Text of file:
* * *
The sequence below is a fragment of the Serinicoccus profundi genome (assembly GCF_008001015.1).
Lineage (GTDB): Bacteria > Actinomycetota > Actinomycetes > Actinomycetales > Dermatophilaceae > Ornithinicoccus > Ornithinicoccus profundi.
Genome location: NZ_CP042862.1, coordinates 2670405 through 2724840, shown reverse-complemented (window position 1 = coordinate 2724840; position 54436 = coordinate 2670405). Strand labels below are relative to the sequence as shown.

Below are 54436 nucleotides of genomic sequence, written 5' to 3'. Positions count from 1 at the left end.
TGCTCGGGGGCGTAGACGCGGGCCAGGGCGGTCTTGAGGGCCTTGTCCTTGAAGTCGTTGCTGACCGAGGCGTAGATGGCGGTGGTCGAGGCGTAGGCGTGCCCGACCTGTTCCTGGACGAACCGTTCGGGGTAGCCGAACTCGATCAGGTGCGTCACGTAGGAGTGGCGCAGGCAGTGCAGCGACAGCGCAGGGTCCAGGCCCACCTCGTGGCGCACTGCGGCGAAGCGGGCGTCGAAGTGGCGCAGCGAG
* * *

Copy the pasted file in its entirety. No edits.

The sequence below is a fragment of the Serinicoccus profundi genome (assembly GCF_008001015.1).
Lineage (GTDB): Bacteria > Actinomycetota > Actinomycetes > Actinomycetales > Dermatophilaceae > Ornithinicoccus > Ornithinicoccus profundi.
Genome location: NZ_CP042862.1, coordinates 2670405 through 2724840, shown reverse-complemented (window position 1 = coordinate 2724840; position 54436 = coordinate 2670405). Strand labels below are relative to the sequence as shown.

Below are 54436 nucleotides of genomic sequence, written 5' to 3'. Positions count from 1 at the left end.
TGCTCGGGGGCGTAGACGCGGGCCAGGGCGGTCTTGAGGGCCTTGTCCTTGAAGTCGTTGCTGACCGAGGCGTAGATGGCGGTGGTCGAGGCGTAGGCGTGCCCGACCTGTTCCTGGACGAACCGTTCGGGGTAGCCGAACTCGATCAGGTGCGTCACGTAGGAGTGGCGCAGGCAGTGCAGCGACAGCGCAGGGTCCAGGCCCACCTCGTGGCGCACTGCGGCGAAGCGGGCGTCGAAGTGGCGCAGCGAG